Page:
Expert guidelines for antiretroviral therapy (ART) now recommend ART as soon as possible in all HIV infected persons to reduce the risk of disease progression and prevent transmission. The goal of this observational study was to evaluate the impact of very early ART initiation and regimen type on time to viral suppression. We evaluated time to viral suppression among 86 persons with newly-diagnosed HIV infection who initiated ART within 30 days of diagnosis. A total of 36 (42%) had acute, 27 (31%) early, and 23 (27%) had established HIV infection. The median time from an offer of immediate ART to starting ART was 8 days. A total of 56/86 (65%) initiated an integrase inhibitor-based regimen and 30/86 (35%) a protease inhibitor-based regimen. The time to viral suppression was significantly shorter in those receiving an integrase inhibitor- versus a protease inhibitor-based regimen (p = 0.022). Twenty-two (26%) initiated ART at their HIV care intake visit and 79% of these participants achieved viral suppression at week 12, 82% at week 24 and 88% at week 48. ART initiated at the intake visit led to rapid and reliable viral suppression in acute, early and chronic HIV infection, in particular when integrase inhibitor-based regimens were used.
Despite intense efforts to diagnose HIV infection as early as possible, engage newly-diagnosed individuals into care, and recommend antiretroviral therapy (ART) for all infected persons1,2, HIV incidence still remains stable in the United States, and is increasing among men who have sex with men (MSM)3,4. Universal treatment as prevention (TasP) is one of the most promising strategies to reduce HIV incidence5,6,7. TasP may be particularly effective when initiated during acute HIV infection (AHI), which is associated with transient levels of extremely high titer viremia8,9. AHI therefore serves as a major driver of HIV transmission in sexually active populations, and in particular among MSM in the United States and other resource rich countries10,11,12. As many as half of HIV transmissions occur from persons with AHI13. Very early initiation of ART in AHI may rapidly decrease viral loads and therefore reduce infectiousness during this particularly important period. There is also consistent evidence that very early ART may benefit the individual infected with HIV by leading to more rapid and robust immunologic recovery, lower inflammation and reduced viral reservoir size compared to a later start14,15,16,17,18.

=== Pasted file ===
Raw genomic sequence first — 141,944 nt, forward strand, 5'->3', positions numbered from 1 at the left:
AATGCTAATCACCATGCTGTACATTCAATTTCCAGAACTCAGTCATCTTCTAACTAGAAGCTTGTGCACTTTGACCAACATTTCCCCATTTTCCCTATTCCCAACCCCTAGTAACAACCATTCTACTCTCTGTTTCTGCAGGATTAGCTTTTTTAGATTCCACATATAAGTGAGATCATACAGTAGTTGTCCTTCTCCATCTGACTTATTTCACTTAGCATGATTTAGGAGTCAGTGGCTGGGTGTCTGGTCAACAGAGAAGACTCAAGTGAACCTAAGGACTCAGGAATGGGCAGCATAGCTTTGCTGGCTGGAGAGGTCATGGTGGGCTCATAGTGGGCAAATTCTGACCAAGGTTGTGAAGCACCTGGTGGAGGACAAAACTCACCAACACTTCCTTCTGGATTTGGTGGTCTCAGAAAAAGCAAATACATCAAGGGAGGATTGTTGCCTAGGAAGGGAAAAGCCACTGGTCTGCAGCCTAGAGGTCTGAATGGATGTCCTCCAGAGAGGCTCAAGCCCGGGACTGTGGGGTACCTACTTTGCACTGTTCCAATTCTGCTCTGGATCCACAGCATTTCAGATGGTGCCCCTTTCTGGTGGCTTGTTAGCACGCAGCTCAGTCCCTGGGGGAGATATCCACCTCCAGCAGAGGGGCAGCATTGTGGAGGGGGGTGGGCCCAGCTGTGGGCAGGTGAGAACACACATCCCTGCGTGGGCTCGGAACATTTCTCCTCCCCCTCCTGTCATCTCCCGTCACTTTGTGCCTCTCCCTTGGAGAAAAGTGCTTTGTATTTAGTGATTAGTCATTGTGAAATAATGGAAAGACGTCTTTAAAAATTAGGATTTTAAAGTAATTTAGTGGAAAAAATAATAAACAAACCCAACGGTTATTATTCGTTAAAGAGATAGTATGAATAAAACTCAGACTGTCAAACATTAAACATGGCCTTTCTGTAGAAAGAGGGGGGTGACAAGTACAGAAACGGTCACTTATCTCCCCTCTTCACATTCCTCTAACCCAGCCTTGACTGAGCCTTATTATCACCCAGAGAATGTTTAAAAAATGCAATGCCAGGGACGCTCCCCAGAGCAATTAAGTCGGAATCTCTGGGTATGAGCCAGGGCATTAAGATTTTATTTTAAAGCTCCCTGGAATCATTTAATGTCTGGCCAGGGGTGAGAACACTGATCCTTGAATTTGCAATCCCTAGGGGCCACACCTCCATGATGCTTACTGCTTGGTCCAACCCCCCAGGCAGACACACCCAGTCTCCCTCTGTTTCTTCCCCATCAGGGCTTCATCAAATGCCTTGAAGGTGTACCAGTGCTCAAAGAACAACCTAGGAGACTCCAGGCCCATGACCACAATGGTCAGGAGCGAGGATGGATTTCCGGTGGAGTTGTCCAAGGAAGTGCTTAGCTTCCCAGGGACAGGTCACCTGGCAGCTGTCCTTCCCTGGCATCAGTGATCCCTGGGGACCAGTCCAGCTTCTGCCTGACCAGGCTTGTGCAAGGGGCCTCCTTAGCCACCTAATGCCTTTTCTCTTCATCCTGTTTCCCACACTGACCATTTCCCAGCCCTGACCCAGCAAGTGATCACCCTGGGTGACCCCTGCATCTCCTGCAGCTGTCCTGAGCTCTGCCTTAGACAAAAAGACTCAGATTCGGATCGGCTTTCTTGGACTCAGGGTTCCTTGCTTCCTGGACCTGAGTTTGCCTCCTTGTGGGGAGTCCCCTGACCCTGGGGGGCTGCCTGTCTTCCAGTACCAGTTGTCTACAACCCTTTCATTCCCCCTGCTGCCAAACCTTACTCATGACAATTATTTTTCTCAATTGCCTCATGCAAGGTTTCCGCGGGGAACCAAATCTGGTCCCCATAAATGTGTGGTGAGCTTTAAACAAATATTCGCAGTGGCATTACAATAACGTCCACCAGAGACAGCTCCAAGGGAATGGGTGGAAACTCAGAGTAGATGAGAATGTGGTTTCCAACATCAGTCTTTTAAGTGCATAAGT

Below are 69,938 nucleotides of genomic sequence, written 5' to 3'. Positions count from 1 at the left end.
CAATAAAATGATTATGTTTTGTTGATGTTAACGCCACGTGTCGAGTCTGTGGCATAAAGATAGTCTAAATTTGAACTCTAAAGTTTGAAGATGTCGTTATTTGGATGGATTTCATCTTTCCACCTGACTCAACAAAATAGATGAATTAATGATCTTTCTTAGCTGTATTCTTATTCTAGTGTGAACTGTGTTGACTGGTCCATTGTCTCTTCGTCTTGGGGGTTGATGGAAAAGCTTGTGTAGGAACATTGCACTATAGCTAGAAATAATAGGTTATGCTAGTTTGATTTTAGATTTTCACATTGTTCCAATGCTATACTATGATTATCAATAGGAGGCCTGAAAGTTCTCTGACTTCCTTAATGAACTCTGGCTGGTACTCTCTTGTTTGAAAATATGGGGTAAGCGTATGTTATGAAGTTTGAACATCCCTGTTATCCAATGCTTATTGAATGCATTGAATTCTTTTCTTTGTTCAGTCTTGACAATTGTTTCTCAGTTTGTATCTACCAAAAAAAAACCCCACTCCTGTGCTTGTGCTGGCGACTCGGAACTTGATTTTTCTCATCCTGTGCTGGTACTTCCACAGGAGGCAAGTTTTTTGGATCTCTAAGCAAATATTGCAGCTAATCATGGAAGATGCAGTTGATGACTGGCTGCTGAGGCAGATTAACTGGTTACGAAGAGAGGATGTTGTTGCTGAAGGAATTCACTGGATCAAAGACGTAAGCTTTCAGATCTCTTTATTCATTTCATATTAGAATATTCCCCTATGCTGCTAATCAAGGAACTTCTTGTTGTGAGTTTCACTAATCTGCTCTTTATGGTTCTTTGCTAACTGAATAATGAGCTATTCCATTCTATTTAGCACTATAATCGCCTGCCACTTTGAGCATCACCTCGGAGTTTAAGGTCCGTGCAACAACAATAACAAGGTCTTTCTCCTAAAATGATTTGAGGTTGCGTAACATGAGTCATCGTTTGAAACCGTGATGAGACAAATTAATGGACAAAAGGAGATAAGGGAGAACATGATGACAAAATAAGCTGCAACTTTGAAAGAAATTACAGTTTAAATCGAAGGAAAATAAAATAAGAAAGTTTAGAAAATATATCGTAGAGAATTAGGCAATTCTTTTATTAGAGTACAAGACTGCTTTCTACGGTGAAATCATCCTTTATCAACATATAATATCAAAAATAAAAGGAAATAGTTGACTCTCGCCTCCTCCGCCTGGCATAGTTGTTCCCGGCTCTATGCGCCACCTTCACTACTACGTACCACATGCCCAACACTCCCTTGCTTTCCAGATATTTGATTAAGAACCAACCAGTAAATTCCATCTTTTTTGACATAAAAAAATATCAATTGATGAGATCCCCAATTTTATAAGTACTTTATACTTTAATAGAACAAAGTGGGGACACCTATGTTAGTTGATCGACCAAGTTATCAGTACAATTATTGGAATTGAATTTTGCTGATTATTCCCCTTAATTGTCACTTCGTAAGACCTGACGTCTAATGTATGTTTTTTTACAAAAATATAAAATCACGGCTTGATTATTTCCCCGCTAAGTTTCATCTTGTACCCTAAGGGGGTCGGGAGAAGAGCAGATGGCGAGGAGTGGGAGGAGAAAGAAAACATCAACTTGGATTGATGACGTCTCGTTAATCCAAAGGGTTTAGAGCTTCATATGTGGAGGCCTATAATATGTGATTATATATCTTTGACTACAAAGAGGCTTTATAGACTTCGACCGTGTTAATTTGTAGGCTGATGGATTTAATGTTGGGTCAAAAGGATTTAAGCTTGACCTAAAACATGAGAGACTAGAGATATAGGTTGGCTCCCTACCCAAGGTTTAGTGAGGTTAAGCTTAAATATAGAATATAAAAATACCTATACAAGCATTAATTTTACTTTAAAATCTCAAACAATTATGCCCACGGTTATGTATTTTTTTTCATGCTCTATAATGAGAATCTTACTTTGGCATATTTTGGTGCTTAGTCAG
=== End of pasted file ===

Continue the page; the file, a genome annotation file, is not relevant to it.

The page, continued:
ART as early as possible after diagnosis improves morbidity and mortality in all stages of HIV infection8,19. Expert guidelines for ART therefore now recommend ART as soon as possible, regardless of CD4 cell count, to reduce the risk of disease progression and prevent HIV transmission1. Limited data exist, however, on the uptake and barriers to the initiation of very early ART, in particular about ART delivered as early as the day an individual is informed about their HIV diagnosis. Importantly, newly HIV diagnosed persons are faced with negotiating a complex healthcare system while coping with acute negative reactions (e.g., fear, anxiety, depression, stigma and isolation) that can erode investment in engaging in ART and may theoretically result in an unfavourable outcomes of early ART20,21,22.
The goal of this study was to evaluate the impact of early ART and regimen type on time to viral suppression, with a particular focus on ART initiated on the same-day of HIV care initiation.
A total of 86 persons with newly-diagnosed HIV infection and early ART initiation (i.e., within 30 days of diagnosis) were included in this analysis. Overall, 84 (98%) were male and two (2%) were transgender females. A total of 82/84 (98%) men and both transgender females reported sex with men, 2/84 men (both MSM) also reported injection drug use and 8/84 men (including 6/82 MSM) sex with women. Median age was 32 years (range 20–66 years). Race/Ethnicity was reported by 82/86 (95%) of study participants: 30 (37%) Hispanic ethnicity, 39 (48%) White race, 8 (10%) Black race and 5 (6%) Asian race.
ART initiation, Viral Loads, CD4 and CD8 counts